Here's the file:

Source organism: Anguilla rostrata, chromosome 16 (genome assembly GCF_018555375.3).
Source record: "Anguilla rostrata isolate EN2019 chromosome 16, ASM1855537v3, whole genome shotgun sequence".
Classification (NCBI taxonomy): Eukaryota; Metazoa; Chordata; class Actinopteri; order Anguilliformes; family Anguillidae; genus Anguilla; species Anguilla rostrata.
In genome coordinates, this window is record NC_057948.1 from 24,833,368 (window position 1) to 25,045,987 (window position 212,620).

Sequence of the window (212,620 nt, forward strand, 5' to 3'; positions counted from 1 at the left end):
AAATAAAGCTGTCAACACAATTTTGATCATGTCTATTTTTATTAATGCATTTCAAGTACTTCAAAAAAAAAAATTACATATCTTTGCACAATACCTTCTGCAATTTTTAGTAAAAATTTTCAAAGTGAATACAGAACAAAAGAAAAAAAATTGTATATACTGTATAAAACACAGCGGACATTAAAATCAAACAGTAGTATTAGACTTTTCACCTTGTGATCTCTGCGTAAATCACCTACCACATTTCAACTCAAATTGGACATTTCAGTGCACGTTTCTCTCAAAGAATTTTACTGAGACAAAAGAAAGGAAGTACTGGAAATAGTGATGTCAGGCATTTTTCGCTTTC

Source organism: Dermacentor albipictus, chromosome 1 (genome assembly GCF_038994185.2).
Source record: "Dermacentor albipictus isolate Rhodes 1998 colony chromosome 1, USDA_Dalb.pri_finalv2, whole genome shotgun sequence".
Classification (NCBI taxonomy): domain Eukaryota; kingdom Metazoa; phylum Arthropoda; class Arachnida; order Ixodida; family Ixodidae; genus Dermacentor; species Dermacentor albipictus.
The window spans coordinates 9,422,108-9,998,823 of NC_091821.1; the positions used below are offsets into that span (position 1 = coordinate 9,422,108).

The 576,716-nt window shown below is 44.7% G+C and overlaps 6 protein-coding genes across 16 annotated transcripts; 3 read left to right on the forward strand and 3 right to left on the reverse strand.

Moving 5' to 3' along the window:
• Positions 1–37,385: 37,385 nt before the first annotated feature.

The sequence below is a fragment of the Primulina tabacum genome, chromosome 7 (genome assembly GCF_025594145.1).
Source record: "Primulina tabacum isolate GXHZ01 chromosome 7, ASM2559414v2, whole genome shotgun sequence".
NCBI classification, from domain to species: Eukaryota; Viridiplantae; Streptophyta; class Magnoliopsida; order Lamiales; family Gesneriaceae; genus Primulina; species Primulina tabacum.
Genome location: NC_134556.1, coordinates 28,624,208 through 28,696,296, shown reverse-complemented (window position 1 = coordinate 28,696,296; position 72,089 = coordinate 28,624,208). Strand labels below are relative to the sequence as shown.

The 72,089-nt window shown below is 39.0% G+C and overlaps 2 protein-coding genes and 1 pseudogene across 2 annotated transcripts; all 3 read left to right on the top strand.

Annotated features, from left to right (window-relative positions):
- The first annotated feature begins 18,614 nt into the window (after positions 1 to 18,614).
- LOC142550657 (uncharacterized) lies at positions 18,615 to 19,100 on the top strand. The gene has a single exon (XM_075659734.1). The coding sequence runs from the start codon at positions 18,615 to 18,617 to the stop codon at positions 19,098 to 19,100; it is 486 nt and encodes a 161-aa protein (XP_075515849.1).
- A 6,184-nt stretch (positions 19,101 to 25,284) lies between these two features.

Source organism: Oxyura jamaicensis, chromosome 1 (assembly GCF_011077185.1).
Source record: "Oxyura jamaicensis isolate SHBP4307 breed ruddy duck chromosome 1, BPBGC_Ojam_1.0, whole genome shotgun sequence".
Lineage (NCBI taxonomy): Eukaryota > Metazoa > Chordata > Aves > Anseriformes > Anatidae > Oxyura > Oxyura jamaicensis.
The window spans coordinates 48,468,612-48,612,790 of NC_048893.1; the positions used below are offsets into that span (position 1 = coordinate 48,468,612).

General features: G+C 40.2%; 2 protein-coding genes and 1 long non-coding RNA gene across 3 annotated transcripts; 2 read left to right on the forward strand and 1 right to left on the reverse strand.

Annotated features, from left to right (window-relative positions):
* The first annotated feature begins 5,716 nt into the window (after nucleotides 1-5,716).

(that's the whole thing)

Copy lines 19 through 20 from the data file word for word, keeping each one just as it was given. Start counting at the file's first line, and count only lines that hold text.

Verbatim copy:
Annotated features, from left to right (window-relative positions):
- The first annotated feature begins 18,614 nt into the window (after positions 1 to 18,614).